Dassin may have seen these plots as a bit limiting, but he certainly contributed to the definition of film noir, by using murderous secrets and revelations of truth as plot devices.
"Conceived at roughly the same time as the atomic bomb, film noir was also born secret.....Given their capacity to generate plots and fracture identities, the secrets in film noirs act structurally and thematically as atomic engines, or even bombs." (Mark Osteen)


The Naked City's quest is the truth, discovered by "asking a thousand questions to get one answer," carving out another facet in the tradition of police documentaries. Righteous investigators are presented in the pursuit of that courageous truth which has the power and will to disrupt the evils of a noir underworld.

"A hero too, albeit more complex, is the short Irish detective of The Naked City, who believes in God and consecrates his nights to the triumph of justice. An edifying film, the American police documentary is, in fact, a documentary to the glory of the police....." (Borde and Chaumeton. A Panorama of American Film Noir (1941-1953)
page 7)

In a noir vision typical of Dassin, who also directed Night and the City (1950), The Naked City and the objects of the film take on anthropomorphic roles. In fact, as cited in A Panorama of Film Noir by Borde and Chaumeton, the pair who first defined the noir genre, Dassin seems to expand upon "the tradition in American cinema of subordinating a human story to the endurance of an engine or a scrap of material. Dassin renews the drama of objects...in terms of their everyday handling, some objects are bound up with impending danger."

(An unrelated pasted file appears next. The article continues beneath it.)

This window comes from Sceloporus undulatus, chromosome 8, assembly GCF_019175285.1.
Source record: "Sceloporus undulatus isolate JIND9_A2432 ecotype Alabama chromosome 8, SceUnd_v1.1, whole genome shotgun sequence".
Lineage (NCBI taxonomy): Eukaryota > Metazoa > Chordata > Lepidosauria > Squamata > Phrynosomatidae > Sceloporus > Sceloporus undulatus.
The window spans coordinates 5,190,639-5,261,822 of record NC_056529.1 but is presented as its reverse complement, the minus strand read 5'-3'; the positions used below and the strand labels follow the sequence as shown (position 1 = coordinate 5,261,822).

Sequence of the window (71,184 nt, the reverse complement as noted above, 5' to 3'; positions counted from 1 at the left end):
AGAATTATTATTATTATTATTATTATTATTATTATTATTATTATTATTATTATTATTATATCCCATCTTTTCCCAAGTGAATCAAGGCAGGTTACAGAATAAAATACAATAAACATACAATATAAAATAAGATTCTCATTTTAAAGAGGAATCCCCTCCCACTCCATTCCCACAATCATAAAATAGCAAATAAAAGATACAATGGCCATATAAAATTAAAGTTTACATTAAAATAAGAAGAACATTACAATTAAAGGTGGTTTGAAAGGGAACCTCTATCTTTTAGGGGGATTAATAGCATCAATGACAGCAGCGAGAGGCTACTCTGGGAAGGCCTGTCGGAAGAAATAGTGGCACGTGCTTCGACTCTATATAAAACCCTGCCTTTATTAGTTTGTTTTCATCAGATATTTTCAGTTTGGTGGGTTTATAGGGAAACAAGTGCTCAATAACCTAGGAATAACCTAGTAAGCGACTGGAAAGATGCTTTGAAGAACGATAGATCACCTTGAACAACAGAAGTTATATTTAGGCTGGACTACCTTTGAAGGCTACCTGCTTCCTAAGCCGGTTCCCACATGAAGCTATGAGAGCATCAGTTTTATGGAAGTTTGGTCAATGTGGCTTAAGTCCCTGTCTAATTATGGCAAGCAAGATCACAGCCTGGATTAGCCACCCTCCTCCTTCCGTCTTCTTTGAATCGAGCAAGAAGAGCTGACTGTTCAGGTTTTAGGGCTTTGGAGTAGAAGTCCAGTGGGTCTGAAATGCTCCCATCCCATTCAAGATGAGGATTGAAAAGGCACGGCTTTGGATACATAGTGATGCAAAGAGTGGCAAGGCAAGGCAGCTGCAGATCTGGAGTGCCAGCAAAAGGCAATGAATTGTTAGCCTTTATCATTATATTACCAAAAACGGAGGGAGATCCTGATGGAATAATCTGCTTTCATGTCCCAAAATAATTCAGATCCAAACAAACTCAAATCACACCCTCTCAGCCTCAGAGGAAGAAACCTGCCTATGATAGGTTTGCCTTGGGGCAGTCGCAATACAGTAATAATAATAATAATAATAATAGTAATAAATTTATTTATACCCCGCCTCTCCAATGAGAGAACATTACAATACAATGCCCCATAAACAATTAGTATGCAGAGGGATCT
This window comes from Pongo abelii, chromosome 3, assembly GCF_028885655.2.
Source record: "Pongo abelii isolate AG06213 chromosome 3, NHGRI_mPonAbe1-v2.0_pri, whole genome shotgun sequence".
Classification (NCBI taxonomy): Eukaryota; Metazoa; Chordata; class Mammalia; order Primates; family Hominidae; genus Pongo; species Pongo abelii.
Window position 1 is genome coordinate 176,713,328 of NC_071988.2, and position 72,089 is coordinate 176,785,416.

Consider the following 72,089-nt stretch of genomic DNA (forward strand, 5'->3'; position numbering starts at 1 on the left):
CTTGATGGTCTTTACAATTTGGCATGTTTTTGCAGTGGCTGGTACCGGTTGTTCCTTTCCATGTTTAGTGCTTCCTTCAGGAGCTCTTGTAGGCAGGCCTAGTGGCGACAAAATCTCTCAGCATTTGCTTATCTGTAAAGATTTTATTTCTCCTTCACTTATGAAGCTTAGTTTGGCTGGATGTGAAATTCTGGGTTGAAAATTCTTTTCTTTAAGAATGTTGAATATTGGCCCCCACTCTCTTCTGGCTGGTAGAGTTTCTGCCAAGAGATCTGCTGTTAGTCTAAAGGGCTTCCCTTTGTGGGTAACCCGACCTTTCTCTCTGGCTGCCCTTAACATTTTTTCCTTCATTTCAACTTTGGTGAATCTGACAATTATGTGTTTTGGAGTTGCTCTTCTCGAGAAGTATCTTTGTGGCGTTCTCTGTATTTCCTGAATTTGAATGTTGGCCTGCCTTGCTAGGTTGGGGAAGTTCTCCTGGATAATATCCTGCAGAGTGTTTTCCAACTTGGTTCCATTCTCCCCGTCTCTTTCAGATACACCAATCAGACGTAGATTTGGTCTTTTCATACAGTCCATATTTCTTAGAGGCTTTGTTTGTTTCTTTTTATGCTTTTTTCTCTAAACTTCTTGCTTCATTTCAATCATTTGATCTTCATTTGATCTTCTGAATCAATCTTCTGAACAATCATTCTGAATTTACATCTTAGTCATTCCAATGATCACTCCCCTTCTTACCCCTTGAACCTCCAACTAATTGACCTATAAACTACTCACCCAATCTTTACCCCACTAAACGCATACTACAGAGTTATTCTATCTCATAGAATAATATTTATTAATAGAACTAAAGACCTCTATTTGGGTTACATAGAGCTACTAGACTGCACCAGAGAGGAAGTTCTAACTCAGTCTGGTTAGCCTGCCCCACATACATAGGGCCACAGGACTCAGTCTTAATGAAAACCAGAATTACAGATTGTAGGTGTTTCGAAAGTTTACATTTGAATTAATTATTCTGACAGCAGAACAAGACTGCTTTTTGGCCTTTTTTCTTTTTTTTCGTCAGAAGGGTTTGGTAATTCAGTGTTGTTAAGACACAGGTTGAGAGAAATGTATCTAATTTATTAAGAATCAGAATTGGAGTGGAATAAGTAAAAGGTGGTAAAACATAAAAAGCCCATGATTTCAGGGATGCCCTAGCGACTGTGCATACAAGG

The objects, the urban landscape are transported into a surreal realm, where they can take on a persona of their own. Film noir is qualified by projecting surrealism in plot and images, which is "crucial to the reception of any art described as noir." (James Naremore)


The trail of objects leading to the murderer in The Naked City, have all the mythic, scandal-ridden and freakish qualities of a "noir fairy tale." A glass bottle of sleeping pills. A gold cigarette case. A stolen engagement ring. A publicity photo of a wrestler who has a penchant for playing the harmonica.

But what really defines The Naked City as one of the greatest noir films, is the way in which the city of New York takes on its own life, an asphalt jungle that is sleepless, merciless, corrupt. Pulsating with a cold urban triumph, a black and white grid depicted from oblique angles which induce claustrophobia in the protagonists, and especially in us, the suspended viewers.

"In the country, the darkness of night is friendly and familiar, but in a city, with its blaze of lights, it is unnatural, hostile, and menacing. It is like a monstrous vulture that hovers, biding its time." (W.Somerset Maugham)


The most chilling portrayal in the film, that perhaps drives home Dassin's original artistic motives of truth, is the first shot of the murder victim. One can clearly see, this victim is a beautiful young woman. Preceding this shot, the viewer is plyed with images of city nightlife. It makes it far more ominous for us to know that these events, good and bad, are occurring simultaneously. A normal evening out for some people, strangulation and drowning for others....."and even this too, could be called routine, in a city of 8 million people."

In conclusion:
"There are 8 million stories in the naked city. This has been one of them."


Author's note: In 2007, this film was selected for preservation in the United States National Film Registry by the Library of Congress as being "culturally, historically or aesthetically significant."



Written by PhantomLadyVintage